Integration Insights – Part 1

As we enter 2014, I begin to look back at all the things that made last year a success. Flashbacks of all the late nights in the development lab at Honeywell are sinking in today, with some of the more recent hurdles still relatively fresh in my mind. The 80/20 principle in test system integration could not have been more prevalent looking back at where most of the time and effort actually occurred. 

And so begins a series I will call Integration Insights. The series will feature issues Test Engineers often face during system integration, both in the lab and on the field. It will be open-ended, with additional entries coming as exciting new issues are explored.

Our first case-study will be an issue observed with repeatability testing of a simulated stepper motor drive, generating a Vmax=26V @ f=30hz square wave. The output was configured by the unit-under-test (UUT) to be active 50% of the time. The test specification called out to measure 3-5 cycles within a 200ms window and the hardware was set up in such a way that we would use a digitizer input channel. Due to the limited options of the selected digitizer card, the raw waveform was captured and software was written to post-process the waveform to determine the number of cycles.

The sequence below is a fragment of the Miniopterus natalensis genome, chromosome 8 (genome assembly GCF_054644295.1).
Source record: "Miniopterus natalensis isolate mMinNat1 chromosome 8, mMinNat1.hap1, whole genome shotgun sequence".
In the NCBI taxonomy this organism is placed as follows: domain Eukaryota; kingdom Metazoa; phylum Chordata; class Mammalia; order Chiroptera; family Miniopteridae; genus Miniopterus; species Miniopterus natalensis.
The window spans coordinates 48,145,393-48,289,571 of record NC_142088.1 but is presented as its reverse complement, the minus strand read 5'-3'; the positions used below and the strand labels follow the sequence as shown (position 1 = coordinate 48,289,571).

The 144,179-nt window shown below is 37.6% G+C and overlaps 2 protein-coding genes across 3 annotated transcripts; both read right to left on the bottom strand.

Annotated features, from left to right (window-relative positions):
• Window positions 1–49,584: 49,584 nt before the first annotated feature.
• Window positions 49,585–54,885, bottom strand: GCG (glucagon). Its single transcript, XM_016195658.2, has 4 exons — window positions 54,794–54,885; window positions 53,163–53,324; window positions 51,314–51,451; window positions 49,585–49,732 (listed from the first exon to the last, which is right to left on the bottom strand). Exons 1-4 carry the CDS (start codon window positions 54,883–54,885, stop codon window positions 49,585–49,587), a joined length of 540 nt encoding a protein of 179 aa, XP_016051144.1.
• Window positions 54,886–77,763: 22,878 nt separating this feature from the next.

Test System Integration

Simulated Stepper Motor Drive, 50% On.

 The raw data was stored in a static buffer results[], with a trigger level set to 5.0V. Both the rising and falling edges would be counted to determine the total number of cycles in the acquired waveform. Below is a simple, yet elegant solution to count the number of edges.

   for(i=0; i<(nSamples-1); i++)
   {	
	   if ((results[i] < trigger) && (results[i+1] >= trigger))
		   nRisingEdge++;
	   if ((results[i] >= trigger) && (results[i+1] < trigger))
		   nFallingEdge++;
   }

We began running our automated test sequence, looping it overnight. The following day, we discovered false-failures with this test. We observed falling edge counts as high as 7 and could not determine the root cause at first glance, as our scope signal was consistent. It wasn’t until we plotted the raw data on a failure case using our plotting tool that we could see where the issue lied. 

Falling Edge Issue

5.0V threshold resulted in invalid edge counts due to the sloping nature of the waveform.

Our threshold level was too low! Once we saw this, the solution was rather simple. We raised our threshold to 15.0V and looped the test system again. Failure gone! 

Of course, our algorithm to count edges has some limitations. This appears to work best on ideal waveforms. If sampling rate is set too low causing aliasing or improper reconstruction of the signal, the edge count may be invalid as it compares the next data point to the current point. As such, this concept must be used carefully.

“20 percent of the code has 80 percent of the errors. Find them, fix them!” – Lowell Arthur

Integration Insights – Part 1 was last modified: May 2nd, 2014 by Paulo R

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